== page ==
Bio-inspired egomotion estimation from optic flow fields

Tangential neurons in the fly brain are sensitive to the typical optic flow patterns generated during self-motion. We examine whether a simplified model of these neurons can be used to predict the measured motion sensitivities in the fly. The model is tested in a robotic self-motion estimation task.



Computational Modeling of Fly Tangential Neurons

The tangential neurons in the fly brain are sensitive to the typical optic flow patterns generated during self-motion. This suggests a possible involvement in the self-motion estimation process. We compared the measured local preferred directions and motion sensitivities of the VS-neurons (Krapp et al., 1998) to a matched filter model that is optimized for the task of self-motion estimation. In contrast to previous approaches, prior knowledge about distance and self-motion statistics is incorporated in the form of a "world model". We could show that a special case of the matched filter model is able to predict the local motion sensitivities observed in some VS-neurons. This suggests that their receptive field organization can be understood as an adaptation to the processing requirements of estimating self-motion from the optic flow.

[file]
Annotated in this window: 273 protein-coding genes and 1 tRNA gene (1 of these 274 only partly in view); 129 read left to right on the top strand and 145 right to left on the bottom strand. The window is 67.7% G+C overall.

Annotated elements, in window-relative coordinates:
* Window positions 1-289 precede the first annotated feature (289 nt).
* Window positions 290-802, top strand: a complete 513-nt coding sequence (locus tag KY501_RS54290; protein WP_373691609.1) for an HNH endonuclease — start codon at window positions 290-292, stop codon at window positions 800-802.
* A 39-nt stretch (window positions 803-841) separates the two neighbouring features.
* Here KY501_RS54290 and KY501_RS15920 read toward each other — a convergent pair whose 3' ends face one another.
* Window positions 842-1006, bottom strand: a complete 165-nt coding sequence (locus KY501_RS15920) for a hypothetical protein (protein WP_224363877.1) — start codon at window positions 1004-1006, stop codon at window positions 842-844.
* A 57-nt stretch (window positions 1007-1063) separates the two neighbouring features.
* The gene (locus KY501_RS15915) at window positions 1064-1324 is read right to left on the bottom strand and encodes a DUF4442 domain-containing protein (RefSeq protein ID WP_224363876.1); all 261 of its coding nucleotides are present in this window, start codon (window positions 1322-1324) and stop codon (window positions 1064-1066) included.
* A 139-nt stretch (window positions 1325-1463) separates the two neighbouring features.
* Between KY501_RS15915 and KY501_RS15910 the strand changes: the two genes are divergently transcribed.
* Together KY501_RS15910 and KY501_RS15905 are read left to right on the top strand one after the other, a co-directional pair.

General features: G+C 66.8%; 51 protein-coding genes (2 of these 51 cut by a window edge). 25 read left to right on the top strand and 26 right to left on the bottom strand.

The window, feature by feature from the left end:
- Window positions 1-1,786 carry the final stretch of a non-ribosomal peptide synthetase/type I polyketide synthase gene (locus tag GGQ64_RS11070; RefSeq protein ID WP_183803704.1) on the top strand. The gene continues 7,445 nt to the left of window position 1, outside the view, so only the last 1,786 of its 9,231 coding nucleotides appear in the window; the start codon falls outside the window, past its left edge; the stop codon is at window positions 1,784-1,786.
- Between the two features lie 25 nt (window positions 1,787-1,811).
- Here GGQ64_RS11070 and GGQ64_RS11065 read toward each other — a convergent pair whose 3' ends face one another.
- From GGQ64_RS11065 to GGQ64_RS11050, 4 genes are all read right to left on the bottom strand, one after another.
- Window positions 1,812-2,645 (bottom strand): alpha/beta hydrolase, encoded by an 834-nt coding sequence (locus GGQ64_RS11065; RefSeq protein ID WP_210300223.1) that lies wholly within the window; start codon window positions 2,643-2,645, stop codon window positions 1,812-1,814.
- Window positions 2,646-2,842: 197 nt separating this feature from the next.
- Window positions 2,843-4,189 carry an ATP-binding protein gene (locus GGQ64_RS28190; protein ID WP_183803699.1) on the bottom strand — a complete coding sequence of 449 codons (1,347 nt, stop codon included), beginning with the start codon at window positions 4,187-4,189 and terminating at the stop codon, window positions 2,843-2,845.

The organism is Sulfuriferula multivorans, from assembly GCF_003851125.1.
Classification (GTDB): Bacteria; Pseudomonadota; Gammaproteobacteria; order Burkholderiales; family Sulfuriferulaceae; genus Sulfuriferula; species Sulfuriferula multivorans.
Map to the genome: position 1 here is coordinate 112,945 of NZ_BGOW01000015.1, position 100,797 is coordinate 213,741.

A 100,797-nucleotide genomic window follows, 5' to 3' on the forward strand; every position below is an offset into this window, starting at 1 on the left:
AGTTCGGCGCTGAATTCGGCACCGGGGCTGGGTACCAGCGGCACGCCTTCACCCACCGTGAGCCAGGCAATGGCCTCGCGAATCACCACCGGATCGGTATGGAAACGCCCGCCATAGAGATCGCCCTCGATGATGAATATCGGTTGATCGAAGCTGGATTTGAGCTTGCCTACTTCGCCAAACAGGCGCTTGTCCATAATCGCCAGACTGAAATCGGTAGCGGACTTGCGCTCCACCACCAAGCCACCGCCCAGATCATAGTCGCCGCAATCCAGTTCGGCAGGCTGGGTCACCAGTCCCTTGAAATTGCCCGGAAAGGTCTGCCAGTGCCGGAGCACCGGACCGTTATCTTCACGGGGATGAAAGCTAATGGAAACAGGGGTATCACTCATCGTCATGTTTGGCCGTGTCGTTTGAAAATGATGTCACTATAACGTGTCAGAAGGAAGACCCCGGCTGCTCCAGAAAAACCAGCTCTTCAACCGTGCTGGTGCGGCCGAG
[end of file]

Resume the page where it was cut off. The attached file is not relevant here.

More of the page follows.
In a second study, we examined whether the matched filter model can be used to estimate self-motion from the optic flow. Tests on a mobile robot (modified Khepera) demonstrated that the matched filter approach works for real time camera input and the noisy motion fields computed by Reichardt motion detectors. The achievable accuracy of the proposed approach was investigated in collaboration with the group of Prof. M.V. Srinivasan at the Center of Visual Sciences at the Australian National University in Canberra. We used a gantry carrying an omnidirectional vision sensor that can be moved along three translational and one rotational degree of freedom. The experiments indicate that the proposed approach yields accurate results for rotation estimates, independently of the current translation and scene layout. Translation estimates, however, turned out to be sensitive to simultaneous rotation and to the particular distance distribution of the scene. The gantry experiments confirm that the receptive field organization of the tangential neurons allows them, as an ensemble, to extract self-motion from the optic flow.